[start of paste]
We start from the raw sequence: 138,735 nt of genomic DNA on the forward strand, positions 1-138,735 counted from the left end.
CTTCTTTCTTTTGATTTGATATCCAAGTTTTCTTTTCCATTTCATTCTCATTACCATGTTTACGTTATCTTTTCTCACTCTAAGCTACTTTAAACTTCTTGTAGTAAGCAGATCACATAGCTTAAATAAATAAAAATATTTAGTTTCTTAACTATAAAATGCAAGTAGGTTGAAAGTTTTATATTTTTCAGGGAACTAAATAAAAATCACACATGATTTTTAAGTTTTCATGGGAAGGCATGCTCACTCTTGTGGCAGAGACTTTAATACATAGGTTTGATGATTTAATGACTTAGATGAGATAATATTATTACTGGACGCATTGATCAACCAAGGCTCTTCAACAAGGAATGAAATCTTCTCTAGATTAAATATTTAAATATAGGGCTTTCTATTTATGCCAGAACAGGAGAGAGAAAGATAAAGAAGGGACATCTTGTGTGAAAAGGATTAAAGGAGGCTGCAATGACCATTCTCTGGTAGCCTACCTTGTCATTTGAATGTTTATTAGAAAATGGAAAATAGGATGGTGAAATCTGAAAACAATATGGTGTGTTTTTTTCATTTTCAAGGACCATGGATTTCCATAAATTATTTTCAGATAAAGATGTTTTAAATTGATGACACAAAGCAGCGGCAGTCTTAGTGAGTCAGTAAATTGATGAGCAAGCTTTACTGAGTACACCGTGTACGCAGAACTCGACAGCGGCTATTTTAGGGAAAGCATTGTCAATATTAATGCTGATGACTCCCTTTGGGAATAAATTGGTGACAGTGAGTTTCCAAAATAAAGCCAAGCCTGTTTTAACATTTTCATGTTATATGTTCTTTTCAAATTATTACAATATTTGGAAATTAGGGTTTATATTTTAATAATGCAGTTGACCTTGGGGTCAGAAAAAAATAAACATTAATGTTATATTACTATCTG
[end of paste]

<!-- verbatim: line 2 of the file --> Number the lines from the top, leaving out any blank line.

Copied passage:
CTTCTTTCTTTTGATTTGATATCCAAGTTTTCTTTTCCATTTCATTCTCATTACCATGTTTACGTTATCTTTTCTCACTCTAAGCTACTTTAAACTTCTTGTAGTAAGCAGATCACATAGCTTAAATAAATAAAAATATTTAGTTTCTTAACTATAAAATGCAAGTAGGTTGAAAGTTTTATATTTTTCAGGGAACTAAATAAAAATCACACATGATTTTTAAGTTTTCATGGGAAGGCATGCTCACTCTTGTGGCAGAGACTTTAATACATAGGTTTGATGATTTAATGACTTAGATGAGATAATATTATTACTGGACGCATTGATCAACCAAGGCTCTTCAACAAGGAATGAAATCTTCTCTAGATTAAATATTTAAATATAGGGCTTTCTATTTATGCCAGAACAGGAGAGAGAAAGATAAAGAAGGGACATCTTGTGTGAAAAGGATTAAAGGAGGCTGCAATGACCATTCTCTGGTAGCCTACCTTGTCATTTGAATGTTTATTAGAAAATGGAAAATAGGATGGTGAAATCTGAAAACAATATGGTGTGTTTTTTTCATTTTCAAGGACCATGGATTTCCATAAATTATTTTCAGATAAAGATGTTTTAAATTGATGACACAAAGCAGCGGCAGTCTTAGTGAGTCAGTAAATTGATGAGCAAGCTTTACTGAGTACACCGTGTACGCAGAACTCGACAGCGGCTATTTTAGGGAAAGCATTGTCAATATTAATGCTGATGACTCCCTTTGGGAATAAATTGGTGACAGTGAGTTTCCAAAATAAAGCCAAGCCTGTTTTAACATTTTCATGTTATATGTTCTTTTCAAATTATTACAATATTTGGAAATTAGGGTTTATATTTTAATAATGCAGTTGACCTTGGGGTCAGAAAAAAATAAACATTAATGTTATATTACTATCTG